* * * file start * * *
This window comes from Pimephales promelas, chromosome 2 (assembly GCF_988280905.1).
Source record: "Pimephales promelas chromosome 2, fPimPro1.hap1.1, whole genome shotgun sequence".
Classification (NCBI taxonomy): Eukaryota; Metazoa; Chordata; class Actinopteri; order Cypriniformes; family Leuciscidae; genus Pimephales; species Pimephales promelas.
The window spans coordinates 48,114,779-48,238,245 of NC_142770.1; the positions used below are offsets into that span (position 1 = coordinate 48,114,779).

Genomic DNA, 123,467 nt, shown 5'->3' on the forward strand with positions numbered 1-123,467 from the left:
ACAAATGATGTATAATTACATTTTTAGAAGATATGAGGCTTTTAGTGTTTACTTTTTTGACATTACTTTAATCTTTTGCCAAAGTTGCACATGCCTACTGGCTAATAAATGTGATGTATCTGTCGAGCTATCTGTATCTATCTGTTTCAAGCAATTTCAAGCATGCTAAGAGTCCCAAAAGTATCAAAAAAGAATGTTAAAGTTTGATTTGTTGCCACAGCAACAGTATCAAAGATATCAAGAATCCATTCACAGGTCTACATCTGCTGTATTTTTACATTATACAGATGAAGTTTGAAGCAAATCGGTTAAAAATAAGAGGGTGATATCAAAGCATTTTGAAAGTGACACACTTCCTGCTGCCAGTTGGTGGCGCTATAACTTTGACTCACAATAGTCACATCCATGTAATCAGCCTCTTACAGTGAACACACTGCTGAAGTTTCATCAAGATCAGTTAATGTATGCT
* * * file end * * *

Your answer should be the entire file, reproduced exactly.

This window comes from Pimephales promelas, chromosome 2 (assembly GCF_988280905.1).
Source record: "Pimephales promelas chromosome 2, fPimPro1.hap1.1, whole genome shotgun sequence".
Classification (NCBI taxonomy): Eukaryota; Metazoa; Chordata; class Actinopteri; order Cypriniformes; family Leuciscidae; genus Pimephales; species Pimephales promelas.
The window spans coordinates 48,114,779-48,238,245 of NC_142770.1; the positions used below are offsets into that span (position 1 = coordinate 48,114,779).

Genomic DNA, 123,467 nt, shown 5'->3' on the forward strand with positions numbered 1-123,467 from the left:
ACAAATGATGTATAATTACATTTTTAGAAGATATGAGGCTTTTAGTGTTTACTTTTTTGACATTACTTTAATCTTTTGCCAAAGTTGCACATGCCTACTGGCTAATAAATGTGATGTATCTGTCGAGCTATCTGTATCTATCTGTTTCAAGCAATTTCAAGCATGCTAAGAGTCCCAAAAGTATCAAAAAAGAATGTTAAAGTTTGATTTGTTGCCACAGCAACAGTATCAAAGATATCAAGAATCCATTCACAGGTCTACATCTGCTGTATTTTTACATTATACAGATGAAGTTTGAAGCAAATCGGTTAAAAATAAGAGGGTGATATCAAAGCATTTTGAAAGTGACACACTTCCTGCTGCCAGTTGGTGGCGCTATAACTTTGACTCACAATAGTCACATCCATGTAATCAGCCTCTTACAGTGAACACACTGCTGAAGTTTCATCAAGATCAGTTAATGTATGCT